3. The version of secular ethics taught by the Consensus is simplistic (“stage 3”). More sophisticated secular ethical approaches are available. Future Buddhisms could incorporate them. I advocate doing so. (Remainder of series.)

    I’m really not convinced by this essay that modern attempts to identify ethical principles and apply them, amounts to what you say it does.

    This essay isn’t about that, at all! Something I wrote must have been unclear. If you point out what it was, I can try to fix it!

    This essay is about the way Western Buddhist teachers disguise contemporary secular morality as Buddhist. There’s two parts to that:

    1. Contemporary morality has to be justified in “Buddhist” terms, even when it contradicts all traditional teachings. The strategy for that is to explain that the contemporary teaching is “compassionate.” For example, abortion is “compassionate” because the mother would suffer if the fetus were brought to term, and the baby might suffer due to being unwanted. This gambit is all-purpose because compassion is purely subjective.
    2. Traditional morality (such as the lay precepts) has to be gotten rid of, while continuing to pay lip service to it. I pointed out the methods of loosening, rewriting, and ignoring, with examples.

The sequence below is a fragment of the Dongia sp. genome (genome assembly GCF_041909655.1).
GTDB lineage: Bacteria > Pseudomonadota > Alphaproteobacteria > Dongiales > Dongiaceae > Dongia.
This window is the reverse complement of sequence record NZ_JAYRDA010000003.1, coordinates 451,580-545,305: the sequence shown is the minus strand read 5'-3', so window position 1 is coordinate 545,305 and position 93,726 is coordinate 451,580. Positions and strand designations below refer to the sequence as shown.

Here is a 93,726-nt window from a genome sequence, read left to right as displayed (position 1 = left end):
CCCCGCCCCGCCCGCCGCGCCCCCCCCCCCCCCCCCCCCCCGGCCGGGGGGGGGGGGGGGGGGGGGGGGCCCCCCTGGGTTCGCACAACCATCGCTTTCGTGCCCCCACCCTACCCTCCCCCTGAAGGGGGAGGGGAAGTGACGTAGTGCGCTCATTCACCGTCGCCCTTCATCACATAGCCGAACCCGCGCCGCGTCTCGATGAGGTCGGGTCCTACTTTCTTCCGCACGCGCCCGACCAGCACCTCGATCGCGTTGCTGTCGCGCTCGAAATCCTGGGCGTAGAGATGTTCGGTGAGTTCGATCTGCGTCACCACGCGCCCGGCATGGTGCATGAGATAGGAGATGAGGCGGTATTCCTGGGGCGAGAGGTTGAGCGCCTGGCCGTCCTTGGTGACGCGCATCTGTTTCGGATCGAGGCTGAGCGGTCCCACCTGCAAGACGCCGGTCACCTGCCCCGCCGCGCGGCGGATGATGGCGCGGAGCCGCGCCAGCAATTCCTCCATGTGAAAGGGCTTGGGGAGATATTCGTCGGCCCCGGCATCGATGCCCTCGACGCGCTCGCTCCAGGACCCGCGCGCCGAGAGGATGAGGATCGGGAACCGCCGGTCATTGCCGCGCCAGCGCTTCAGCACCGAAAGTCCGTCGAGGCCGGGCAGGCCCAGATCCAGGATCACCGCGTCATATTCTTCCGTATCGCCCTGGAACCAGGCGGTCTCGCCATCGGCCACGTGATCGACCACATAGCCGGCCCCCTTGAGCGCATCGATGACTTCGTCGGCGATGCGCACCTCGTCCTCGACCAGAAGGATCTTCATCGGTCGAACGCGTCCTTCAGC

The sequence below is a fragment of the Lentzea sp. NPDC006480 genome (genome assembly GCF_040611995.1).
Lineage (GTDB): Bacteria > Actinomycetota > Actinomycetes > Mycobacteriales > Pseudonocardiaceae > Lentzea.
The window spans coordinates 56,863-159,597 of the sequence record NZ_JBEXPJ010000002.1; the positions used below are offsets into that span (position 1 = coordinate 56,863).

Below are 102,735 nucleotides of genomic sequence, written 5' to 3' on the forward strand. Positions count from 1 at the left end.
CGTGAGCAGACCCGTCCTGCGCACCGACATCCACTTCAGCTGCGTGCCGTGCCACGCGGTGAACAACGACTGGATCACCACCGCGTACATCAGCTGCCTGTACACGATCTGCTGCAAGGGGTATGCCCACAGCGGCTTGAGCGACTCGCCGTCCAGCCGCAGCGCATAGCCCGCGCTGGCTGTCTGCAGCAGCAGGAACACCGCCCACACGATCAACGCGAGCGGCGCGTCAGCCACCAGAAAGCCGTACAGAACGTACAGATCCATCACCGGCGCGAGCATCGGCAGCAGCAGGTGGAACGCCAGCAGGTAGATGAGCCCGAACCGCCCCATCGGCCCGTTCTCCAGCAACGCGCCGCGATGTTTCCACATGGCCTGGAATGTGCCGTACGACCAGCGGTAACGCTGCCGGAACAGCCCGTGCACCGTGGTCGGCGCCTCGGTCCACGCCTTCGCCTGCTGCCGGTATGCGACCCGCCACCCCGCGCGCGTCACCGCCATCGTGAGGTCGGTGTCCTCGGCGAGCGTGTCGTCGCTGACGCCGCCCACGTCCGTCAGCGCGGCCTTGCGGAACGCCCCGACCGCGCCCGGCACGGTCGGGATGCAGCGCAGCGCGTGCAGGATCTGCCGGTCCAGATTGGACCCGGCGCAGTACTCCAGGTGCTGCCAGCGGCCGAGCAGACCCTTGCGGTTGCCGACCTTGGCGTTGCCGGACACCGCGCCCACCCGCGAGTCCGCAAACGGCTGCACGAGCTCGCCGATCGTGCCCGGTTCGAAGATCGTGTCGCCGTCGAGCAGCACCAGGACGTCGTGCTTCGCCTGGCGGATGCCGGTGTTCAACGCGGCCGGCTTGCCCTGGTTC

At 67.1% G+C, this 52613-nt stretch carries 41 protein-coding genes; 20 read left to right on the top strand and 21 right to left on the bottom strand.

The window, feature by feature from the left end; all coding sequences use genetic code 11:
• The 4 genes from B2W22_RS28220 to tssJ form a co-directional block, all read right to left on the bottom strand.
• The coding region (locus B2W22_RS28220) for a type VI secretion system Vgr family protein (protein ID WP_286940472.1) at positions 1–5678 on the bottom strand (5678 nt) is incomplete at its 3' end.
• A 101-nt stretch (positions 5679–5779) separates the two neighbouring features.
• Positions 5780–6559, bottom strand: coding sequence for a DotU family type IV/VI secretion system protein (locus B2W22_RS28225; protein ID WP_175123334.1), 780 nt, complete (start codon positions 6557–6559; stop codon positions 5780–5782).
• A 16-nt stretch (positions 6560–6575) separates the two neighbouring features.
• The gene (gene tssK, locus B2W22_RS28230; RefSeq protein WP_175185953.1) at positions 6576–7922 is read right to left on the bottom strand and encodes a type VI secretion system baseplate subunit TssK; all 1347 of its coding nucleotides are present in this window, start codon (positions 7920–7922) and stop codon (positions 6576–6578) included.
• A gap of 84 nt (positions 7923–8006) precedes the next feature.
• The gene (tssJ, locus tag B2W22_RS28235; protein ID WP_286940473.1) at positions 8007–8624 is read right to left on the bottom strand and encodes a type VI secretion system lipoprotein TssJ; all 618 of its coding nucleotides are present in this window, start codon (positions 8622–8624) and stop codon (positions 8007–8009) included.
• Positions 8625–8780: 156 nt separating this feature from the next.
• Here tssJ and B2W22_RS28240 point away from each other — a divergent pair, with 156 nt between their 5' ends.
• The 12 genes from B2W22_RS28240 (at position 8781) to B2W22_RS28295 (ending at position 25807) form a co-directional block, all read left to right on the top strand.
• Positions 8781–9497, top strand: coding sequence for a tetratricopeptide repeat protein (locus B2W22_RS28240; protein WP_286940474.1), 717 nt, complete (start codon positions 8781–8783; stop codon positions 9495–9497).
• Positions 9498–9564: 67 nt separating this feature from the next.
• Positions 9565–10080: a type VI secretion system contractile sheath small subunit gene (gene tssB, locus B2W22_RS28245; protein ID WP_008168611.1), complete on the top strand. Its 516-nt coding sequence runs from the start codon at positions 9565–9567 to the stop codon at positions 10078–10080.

The examples used don’t really establish the points you claim they do.

    Oh. Could you be more specific about which example fails to establish what point? I would like to fix this if possible.

    Apparently your assumptions about what readers will understand and know about goes far beyond the terminology of moral philosophy.

    I’m puzzled. What do you think I’m assuming readers know that they may not?

  13. ““In America the precepts are generally defined in terms of intention, rather than in terms of action.” This is characteristic of Protestant morality.

    It’s not a unique characteristics of Protestant morality to taking intention into consideration. Traditional Korean lay Buddhists used to interpret the fifth precept that way even in pre modern times. and Intention is what makes Buddhist concept of Karma ‘Buddhist’. For example, in Jainism, intended killing and unintended killing is not discriminated.

  14. Another problem or weakness in your argument is that you tend to commit fallacy of cherry picking evidence in your representation of the so-called ‘traditional (Asian) Buddhism’.

    Lay Buddhist ethics in Theravada Buddhism in South eastern Asia may serve as an example for your purpose. In other words, a traditional Buddhist ethics accepted and practiced at a certain time, in a certain place by a certain sect of traditional Buddhism might be in opposition to the current Western ethics. But it does not necessarily mean all of traditional (Asian) Buddhism’s moralities are in opposition to it.

    I often find your representation of Traditional Buddhism selective (intentionally or unintentionally).

  15. It’s not a unique characteristics of Protestant morality to taking intention into consideration.